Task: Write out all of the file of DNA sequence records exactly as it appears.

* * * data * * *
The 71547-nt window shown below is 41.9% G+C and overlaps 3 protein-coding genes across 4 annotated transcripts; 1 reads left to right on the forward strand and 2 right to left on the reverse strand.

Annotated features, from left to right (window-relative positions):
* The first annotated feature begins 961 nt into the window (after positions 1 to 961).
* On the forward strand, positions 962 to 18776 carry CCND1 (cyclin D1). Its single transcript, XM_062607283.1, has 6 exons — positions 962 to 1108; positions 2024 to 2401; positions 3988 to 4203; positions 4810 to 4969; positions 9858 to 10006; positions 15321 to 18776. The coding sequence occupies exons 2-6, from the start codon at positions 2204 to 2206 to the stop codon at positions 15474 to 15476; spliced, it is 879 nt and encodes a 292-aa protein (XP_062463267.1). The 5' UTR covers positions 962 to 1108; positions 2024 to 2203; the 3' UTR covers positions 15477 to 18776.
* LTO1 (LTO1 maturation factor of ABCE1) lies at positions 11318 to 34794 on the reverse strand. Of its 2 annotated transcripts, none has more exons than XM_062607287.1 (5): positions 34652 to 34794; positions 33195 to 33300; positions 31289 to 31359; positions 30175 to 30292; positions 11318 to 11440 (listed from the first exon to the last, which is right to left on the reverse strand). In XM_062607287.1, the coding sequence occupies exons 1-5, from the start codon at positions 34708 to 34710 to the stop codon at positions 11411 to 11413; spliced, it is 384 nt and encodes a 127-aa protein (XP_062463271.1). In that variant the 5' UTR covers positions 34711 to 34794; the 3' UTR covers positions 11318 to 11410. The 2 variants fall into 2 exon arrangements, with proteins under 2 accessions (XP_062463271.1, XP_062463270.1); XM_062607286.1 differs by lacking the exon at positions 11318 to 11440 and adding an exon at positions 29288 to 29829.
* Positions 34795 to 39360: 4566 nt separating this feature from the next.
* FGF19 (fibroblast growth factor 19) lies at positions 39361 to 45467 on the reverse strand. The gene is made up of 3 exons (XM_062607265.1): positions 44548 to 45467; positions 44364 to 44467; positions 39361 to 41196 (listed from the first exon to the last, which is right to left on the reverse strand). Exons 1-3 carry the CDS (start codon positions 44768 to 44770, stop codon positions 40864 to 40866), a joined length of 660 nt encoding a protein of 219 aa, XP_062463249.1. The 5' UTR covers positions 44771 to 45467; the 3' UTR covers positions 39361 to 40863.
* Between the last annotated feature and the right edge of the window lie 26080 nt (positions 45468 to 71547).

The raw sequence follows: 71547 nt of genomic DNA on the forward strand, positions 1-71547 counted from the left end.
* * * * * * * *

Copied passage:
The 71547-nt window shown below is 41.9% G+C and overlaps 3 protein-coding genes across 4 annotated transcripts; 1 reads left to right on the forward strand and 2 right to left on the reverse strand.

Annotated features, from left to right (window-relative positions):
* The first annotated feature begins 961 nt into the window (after positions 1 to 961).
* On the forward strand, positions 962 to 18776 carry CCND1 (cyclin D1). Its single transcript, XM_062607283.1, has 6 exons — positions 962 to 1108; positions 2024 to 2401; positions 3988 to 4203; positions 4810 to 4969; positions 9858 to 10006; positions 15321 to 18776. The coding sequence occupies exons 2-6, from the start codon at positions 2204 to 2206 to the stop codon at positions 15474 to 15476; spliced, it is 879 nt and encodes a 292-aa protein (XP_062463267.1). The 5' UTR covers positions 962 to 1108; positions 2024 to 2203; the 3' UTR covers positions 15477 to 18776.
* LTO1 (LTO1 maturation factor of ABCE1) lies at positions 11318 to 34794 on the reverse strand. Of its 2 annotated transcripts, none has more exons than XM_062607287.1 (5): positions 34652 to 34794; positions 33195 to 33300; positions 31289 to 31359; positions 30175 to 30292; positions 11318 to 11440 (listed from the first exon to the last, which is right to left on the reverse strand). In XM_062607287.1, the coding sequence occupies exons 1-5, from the start codon at positions 34708 to 34710 to the stop codon at positions 11411 to 11413; spliced, it is 384 nt and encodes a 127-aa protein (XP_062463271.1). In that variant the 5' UTR covers positions 34711 to 34794; the 3' UTR covers positions 11318 to 11410. The 2 variants fall into 2 exon arrangements, with proteins under 2 accessions (XP_062463271.1, XP_062463270.1); XM_062607286.1 differs by lacking the exon at positions 11318 to 11440 and adding an exon at positions 29288 to 29829.
* Positions 34795 to 39360: 4566 nt separating this feature from the next.
* FGF19 (fibroblast growth factor 19) lies at positions 39361 to 45467 on the reverse strand. The gene is made up of 3 exons (XM_062607265.1): positions 44548 to 45467; positions 44364 to 44467; positions 39361 to 41196 (listed from the first exon to the last, which is right to left on the reverse strand). Exons 1-3 carry the CDS (start codon positions 44768 to 44770, stop codon positions 40864 to 40866), a joined length of 660 nt encoding a protein of 219 aa, XP_062463249.1. The 5' UTR covers positions 44771 to 45467; the 3' UTR covers positions 39361 to 40863.
* Between the last annotated feature and the right edge of the window lie 26080 nt (positions 45468 to 71547).

The raw sequence follows: 71547 nt of genomic DNA on the forward strand, positions 1-71547 counted from the left end.